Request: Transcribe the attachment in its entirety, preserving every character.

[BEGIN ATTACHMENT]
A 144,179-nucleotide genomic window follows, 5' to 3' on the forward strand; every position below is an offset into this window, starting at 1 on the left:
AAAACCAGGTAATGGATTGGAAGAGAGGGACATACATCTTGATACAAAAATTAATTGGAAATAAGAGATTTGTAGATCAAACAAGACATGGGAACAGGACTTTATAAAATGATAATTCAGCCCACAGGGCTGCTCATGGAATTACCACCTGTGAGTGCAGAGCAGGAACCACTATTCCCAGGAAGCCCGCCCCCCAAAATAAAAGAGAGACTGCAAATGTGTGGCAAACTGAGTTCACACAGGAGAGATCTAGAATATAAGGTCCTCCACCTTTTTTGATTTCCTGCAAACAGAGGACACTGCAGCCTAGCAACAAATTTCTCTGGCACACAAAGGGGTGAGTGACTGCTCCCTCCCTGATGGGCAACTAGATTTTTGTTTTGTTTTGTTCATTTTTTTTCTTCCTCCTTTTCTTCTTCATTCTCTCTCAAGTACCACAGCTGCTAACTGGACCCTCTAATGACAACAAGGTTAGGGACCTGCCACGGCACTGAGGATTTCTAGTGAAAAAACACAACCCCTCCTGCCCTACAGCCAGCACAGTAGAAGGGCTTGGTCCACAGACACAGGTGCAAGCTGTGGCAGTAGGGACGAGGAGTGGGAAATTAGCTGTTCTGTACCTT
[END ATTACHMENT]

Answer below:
A 144,179-nucleotide genomic window follows, 5' to 3' on the forward strand; every position below is an offset into this window, starting at 1 on the left:
AAAACCAGGTAATGGATTGGAAGAGAGGGACATACATCTTGATACAAAAATTAATTGGAAATAAGAGATTTGTAGATCAAACAAGACATGGGAACAGGACTTTATAAAATGATAATTCAGCCCACAGGGCTGCTCATGGAATTACCACCTGTGAGTGCAGAGCAGGAACCACTATTCCCAGGAAGCCCGCCCCCCAAAATAAAAGAGAGACTGCAAATGTGTGGCAAACTGAGTTCACACAGGAGAGATCTAGAATATAAGGTCCTCCACCTTTTTTGATTTCCTGCAAACAGAGGACACTGCAGCCTAGCAACAAATTTCTCTGGCACACAAAGGGGTGAGTGACTGCTCCCTCCCTGATGGGCAACTAGATTTTTGTTTTGTTTTGTTCATTTTTTTTCTTCCTCCTTTTCTTCTTCATTCTCTCTCAAGTACCACAGCTGCTAACTGGACCCTCTAATGACAACAAGGTTAGGGACCTGCCACGGCACTGAGGATTTCTAGTGAAAAAACACAACCCCTCCTGCCCTACAGCCAGCACAGTAGAAGGGCTTGGTCCACAGACACAGGTGCAAGCTGTGGCAGTAGGGACGAGGAGTGGGAAATTAGCTGTTCTGTACCTT